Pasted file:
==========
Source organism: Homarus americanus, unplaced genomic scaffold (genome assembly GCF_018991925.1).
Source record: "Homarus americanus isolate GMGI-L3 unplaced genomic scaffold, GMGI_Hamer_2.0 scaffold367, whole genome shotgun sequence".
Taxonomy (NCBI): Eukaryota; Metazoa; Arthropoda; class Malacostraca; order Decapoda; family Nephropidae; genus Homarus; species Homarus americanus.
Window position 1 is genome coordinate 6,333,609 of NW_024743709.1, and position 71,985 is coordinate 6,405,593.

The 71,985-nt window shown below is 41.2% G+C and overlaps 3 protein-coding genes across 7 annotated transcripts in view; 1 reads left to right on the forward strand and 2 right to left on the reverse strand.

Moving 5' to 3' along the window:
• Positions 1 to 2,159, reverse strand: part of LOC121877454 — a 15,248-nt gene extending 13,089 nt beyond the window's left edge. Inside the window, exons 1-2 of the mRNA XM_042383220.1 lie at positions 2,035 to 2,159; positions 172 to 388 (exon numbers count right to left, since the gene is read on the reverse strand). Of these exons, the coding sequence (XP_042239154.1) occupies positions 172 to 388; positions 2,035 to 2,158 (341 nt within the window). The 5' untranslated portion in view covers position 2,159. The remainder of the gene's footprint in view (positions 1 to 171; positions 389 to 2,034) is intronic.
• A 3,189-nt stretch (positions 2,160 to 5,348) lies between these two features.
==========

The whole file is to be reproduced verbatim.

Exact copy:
Source organism: Homarus americanus, unplaced genomic scaffold (genome assembly GCF_018991925.1).
Source record: "Homarus americanus isolate GMGI-L3 unplaced genomic scaffold, GMGI_Hamer_2.0 scaffold367, whole genome shotgun sequence".
Taxonomy (NCBI): Eukaryota; Metazoa; Arthropoda; class Malacostraca; order Decapoda; family Nephropidae; genus Homarus; species Homarus americanus.
Window position 1 is genome coordinate 6,333,609 of NW_024743709.1, and position 71,985 is coordinate 6,405,593.

The 71,985-nt window shown below is 41.2% G+C and overlaps 3 protein-coding genes across 7 annotated transcripts in view; 1 reads left to right on the forward strand and 2 right to left on the reverse strand.

Moving 5' to 3' along the window:
• Positions 1 to 2,159, reverse strand: part of LOC121877454 — a 15,248-nt gene extending 13,089 nt beyond the window's left edge. Inside the window, exons 1-2 of the mRNA XM_042383220.1 lie at positions 2,035 to 2,159; positions 172 to 388 (exon numbers count right to left, since the gene is read on the reverse strand). Of these exons, the coding sequence (XP_042239154.1) occupies positions 172 to 388; positions 2,035 to 2,158 (341 nt within the window). The 5' untranslated portion in view covers position 2,159. The remainder of the gene's footprint in view (positions 1 to 171; positions 389 to 2,034) is intronic.
• A 3,189-nt stretch (positions 2,160 to 5,348) lies between these two features.